Note:  While the amount for insurance should match your paycheck perfectly, the amount you pay for taxes may not.  There are other factors besides the ones mentioned in this spreadsheet that can affect the amount of taxes you pay (how much you got paid over the past 6 years, how often you get paid.)

Use the guide as follows:

If you are paying less in taxes than what is calculated on the sheet:  Find out what kind of benefits you are receiving and how to continue receiving them.

If you are paying more in taxes than what is calculated on the sheet:  Odds are you need to do a tax alignment.  Speak to your HR person and fix up your tax record and then file the appropriate paperwork at מס הכנסה.

As always, if you find any flaws in these excel sheets or have any ideas for improving them, please feel free to contact me.

Are there any financial tools you would like to see?  Please feel free to either leave some ideas in the comments below or e-mail me at jonnydegani@gmail.com

2013 Israeli Tax Calculator

I recently updated my tax calculator.  The latest version includes the new tax brackets and credits according to 2013.

You can download the latest calculator here or go to the following site:

https://www.box.com/s/460zksl3t4335018j5hp

The Israeli Tax Calculator allows you to check your paycheck and see that the correct taxes were deducted correctly.  If too much money is being taken out for taxes or insurance, then you should demand back your money through a tax alignment (תאום מס) or an insurance alignment (תאום ביטוח לאומי).  If you need to get money back through an alignment see this post for more details.

Note:  While the amount for insurance should match your paycheck perfectly, the amount you pay for taxes may not.  There are other factors besides the ones mentioned in this spreadsheet that can affect the amount of taxes you pay (how much you got paid over the past 6 years, how often you get paid.)

Use the guide as follows:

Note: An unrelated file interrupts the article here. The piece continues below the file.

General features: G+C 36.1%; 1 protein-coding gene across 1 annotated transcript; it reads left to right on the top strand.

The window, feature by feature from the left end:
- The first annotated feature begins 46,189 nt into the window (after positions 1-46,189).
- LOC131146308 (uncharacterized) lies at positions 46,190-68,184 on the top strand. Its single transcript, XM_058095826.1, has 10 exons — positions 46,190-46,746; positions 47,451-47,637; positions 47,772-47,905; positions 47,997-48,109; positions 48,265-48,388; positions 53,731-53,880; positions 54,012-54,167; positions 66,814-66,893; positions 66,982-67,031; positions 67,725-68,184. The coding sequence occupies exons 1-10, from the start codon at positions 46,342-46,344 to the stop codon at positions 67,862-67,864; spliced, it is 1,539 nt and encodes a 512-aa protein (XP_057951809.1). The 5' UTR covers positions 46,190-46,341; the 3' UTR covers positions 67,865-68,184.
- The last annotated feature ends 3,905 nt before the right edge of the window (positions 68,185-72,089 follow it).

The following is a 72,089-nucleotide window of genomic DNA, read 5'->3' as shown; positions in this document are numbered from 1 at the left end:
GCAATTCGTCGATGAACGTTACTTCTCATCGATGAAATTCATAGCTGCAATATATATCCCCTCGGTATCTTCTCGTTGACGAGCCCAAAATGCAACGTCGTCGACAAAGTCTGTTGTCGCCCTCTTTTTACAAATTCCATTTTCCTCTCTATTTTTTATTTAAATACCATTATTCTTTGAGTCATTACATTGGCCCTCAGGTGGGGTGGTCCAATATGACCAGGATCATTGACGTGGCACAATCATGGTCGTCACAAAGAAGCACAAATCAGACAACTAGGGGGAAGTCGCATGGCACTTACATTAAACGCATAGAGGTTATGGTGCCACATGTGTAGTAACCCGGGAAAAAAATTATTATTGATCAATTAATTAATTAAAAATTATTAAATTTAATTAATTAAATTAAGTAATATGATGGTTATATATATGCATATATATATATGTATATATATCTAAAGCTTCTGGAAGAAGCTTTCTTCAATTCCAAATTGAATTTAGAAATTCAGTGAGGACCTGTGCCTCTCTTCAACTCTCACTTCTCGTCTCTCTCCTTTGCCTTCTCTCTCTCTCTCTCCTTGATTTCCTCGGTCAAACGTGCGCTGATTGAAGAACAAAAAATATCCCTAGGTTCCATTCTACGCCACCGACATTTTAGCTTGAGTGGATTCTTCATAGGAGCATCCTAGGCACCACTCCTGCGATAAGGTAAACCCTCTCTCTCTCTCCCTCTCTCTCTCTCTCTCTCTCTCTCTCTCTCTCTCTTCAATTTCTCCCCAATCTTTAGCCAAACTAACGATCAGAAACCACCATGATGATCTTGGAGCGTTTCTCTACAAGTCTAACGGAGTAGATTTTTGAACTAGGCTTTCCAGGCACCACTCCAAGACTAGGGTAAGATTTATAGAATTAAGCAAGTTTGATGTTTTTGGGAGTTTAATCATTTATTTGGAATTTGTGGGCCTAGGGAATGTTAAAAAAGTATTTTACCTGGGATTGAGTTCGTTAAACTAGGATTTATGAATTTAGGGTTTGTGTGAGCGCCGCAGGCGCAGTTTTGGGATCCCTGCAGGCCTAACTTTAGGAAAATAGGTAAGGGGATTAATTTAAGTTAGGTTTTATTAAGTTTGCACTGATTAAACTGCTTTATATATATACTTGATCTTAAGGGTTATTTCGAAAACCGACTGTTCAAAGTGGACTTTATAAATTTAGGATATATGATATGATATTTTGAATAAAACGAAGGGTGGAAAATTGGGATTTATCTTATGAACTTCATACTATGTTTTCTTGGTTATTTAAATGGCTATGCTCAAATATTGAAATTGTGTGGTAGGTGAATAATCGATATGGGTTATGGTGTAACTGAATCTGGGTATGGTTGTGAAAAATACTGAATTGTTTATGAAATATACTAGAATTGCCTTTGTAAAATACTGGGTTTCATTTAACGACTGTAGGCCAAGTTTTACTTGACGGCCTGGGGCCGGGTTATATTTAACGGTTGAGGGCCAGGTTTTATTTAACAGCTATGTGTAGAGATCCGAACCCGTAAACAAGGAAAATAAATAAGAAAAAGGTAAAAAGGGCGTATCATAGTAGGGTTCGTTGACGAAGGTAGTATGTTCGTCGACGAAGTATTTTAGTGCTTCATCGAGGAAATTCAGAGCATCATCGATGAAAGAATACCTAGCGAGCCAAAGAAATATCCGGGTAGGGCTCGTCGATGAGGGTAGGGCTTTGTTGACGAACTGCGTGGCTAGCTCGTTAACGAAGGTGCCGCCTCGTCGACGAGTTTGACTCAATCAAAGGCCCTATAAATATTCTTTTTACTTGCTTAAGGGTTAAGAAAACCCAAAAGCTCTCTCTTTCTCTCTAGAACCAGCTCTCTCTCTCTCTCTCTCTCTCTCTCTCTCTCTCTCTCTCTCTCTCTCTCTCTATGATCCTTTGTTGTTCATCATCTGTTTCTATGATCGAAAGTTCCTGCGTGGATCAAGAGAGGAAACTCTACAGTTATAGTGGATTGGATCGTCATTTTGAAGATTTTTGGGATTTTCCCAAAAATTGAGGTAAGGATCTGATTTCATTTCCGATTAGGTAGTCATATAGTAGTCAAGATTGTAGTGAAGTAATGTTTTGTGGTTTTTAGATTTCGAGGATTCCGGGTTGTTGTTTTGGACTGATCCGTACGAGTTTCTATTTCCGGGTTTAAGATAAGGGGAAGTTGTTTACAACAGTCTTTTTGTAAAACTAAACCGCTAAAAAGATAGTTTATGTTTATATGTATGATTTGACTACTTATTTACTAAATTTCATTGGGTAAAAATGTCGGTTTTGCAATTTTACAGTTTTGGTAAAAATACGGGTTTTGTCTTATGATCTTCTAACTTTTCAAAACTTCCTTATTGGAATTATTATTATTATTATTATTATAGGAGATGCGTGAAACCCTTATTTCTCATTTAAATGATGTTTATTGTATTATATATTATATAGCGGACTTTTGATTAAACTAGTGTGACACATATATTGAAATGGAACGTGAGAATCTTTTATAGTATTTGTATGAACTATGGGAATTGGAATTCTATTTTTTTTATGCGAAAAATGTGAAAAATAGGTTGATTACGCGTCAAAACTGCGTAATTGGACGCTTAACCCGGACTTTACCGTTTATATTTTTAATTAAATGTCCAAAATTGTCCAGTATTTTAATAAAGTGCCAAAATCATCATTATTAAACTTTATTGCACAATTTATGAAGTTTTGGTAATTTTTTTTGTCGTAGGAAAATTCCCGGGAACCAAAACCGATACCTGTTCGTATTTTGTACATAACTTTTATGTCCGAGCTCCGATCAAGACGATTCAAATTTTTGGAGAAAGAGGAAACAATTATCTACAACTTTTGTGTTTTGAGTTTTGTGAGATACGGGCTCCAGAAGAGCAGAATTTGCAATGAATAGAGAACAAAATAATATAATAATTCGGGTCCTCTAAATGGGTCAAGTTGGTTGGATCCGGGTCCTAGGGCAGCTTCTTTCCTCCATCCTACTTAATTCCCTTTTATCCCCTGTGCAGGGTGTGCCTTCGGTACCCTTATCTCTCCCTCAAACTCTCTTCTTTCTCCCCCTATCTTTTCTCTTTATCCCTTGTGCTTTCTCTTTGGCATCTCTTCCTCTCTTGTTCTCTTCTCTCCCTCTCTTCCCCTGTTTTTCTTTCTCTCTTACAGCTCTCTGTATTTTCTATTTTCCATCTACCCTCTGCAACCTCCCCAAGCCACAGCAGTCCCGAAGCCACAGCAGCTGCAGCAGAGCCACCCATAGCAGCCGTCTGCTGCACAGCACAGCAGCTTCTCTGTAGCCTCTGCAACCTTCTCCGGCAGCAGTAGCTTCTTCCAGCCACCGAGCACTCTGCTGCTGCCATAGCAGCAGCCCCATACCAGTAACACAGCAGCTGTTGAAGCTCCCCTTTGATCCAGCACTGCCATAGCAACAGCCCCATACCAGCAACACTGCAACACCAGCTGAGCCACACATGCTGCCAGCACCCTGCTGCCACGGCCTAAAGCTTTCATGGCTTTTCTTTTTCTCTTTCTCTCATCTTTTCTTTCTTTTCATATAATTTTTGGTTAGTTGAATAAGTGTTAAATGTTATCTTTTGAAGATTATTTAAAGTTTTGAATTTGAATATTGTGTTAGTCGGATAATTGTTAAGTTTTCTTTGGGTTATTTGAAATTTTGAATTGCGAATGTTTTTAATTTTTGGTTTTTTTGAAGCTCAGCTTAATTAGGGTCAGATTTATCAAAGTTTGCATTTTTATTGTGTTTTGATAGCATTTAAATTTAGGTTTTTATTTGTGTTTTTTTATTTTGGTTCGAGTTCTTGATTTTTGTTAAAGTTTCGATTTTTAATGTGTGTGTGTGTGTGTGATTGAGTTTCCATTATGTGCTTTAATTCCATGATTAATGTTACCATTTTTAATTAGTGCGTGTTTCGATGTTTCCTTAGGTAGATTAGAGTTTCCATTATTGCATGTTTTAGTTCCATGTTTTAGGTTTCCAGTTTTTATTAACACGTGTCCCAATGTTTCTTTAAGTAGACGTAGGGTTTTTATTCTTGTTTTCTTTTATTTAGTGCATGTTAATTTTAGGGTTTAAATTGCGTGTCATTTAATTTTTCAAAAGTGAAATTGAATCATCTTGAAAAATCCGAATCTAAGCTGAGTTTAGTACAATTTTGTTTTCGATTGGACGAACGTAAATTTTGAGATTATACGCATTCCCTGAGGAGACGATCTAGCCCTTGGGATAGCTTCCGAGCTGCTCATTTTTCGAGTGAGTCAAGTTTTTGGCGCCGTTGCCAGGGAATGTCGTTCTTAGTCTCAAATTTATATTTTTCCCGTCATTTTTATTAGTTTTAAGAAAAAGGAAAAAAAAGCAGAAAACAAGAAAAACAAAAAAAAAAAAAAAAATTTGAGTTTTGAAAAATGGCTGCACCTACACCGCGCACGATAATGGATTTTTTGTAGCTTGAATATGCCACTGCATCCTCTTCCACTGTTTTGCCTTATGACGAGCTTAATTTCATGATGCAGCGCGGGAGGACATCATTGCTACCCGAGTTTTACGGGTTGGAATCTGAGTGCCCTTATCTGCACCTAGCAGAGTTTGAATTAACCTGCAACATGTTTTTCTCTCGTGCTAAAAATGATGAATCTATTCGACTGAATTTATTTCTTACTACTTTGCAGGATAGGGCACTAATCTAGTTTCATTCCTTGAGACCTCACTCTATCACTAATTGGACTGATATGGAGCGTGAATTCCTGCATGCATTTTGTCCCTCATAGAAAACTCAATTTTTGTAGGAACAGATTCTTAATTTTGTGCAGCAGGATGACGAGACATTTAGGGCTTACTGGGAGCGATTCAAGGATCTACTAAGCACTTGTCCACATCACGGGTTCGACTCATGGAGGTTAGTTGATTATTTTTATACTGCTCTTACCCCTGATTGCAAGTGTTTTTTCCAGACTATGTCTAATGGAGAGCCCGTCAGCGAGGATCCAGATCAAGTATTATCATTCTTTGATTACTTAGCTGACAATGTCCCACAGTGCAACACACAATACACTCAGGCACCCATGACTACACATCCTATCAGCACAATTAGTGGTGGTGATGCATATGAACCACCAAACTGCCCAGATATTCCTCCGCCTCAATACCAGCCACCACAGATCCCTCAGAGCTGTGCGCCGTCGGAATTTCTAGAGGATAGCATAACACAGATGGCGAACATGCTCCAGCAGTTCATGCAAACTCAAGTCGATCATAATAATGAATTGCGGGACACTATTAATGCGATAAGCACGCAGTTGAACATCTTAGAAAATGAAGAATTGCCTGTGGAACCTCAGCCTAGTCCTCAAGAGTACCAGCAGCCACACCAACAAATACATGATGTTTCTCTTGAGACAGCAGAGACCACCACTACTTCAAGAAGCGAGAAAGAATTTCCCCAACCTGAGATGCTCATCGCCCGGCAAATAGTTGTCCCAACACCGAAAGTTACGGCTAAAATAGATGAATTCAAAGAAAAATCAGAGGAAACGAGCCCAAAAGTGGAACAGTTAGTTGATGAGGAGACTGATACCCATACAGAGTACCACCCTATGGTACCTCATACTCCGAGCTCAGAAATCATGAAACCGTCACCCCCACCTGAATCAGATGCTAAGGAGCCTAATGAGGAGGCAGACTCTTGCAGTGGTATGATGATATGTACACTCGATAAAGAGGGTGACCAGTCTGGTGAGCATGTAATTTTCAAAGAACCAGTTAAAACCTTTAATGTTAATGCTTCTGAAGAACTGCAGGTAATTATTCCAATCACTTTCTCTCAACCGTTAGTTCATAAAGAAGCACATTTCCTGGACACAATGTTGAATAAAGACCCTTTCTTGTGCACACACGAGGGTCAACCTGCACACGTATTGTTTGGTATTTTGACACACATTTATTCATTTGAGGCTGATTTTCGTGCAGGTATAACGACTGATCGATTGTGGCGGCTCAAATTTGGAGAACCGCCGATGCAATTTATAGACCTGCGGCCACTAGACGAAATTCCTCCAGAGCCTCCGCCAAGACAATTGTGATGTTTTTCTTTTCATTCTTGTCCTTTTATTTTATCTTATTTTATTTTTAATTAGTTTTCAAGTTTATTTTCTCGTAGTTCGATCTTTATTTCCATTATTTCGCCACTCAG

If you are paying less in taxes than what is calculated on the sheet:  Find out what kind of benefits you are receiving and how to continue receiving them.

If you are paying more in taxes than what is calculated on the sheet:  Odds are you need to do a tax alignment.  Speak to your HR person and fix up your tax record and then file the appropriate paperwork at מס הכנסה.

As always, if you find any flaws in these excel sheets or have any ideas for improving them, please feel free to contact me.

Are there any financial tools you would like to see?  Please feel free to either leave some ideas in the comments below or e-mail me at jonnydegani@gmail.com

Israeli Investing 101

I’ll be blunt.  When it comes to investing, most people have no idea what the hell they’re doing.  But it doesn’t have to be that way.  Israel’s financial system has a fantastic system in place in order to help people invest safely and wisely.  And the best part is that quality, objective financial advice is usually free.

Before you need to invest, you need to know why you are investing.  Investing in order to save for a down payment on a mortgage is not the same as investing in order to preserve the value of money, nor is it the same as investing for retirement. Each of theses goals has a specific rationale behind it that impacts the risk one is willing to take, the amount of investment and the oversight required.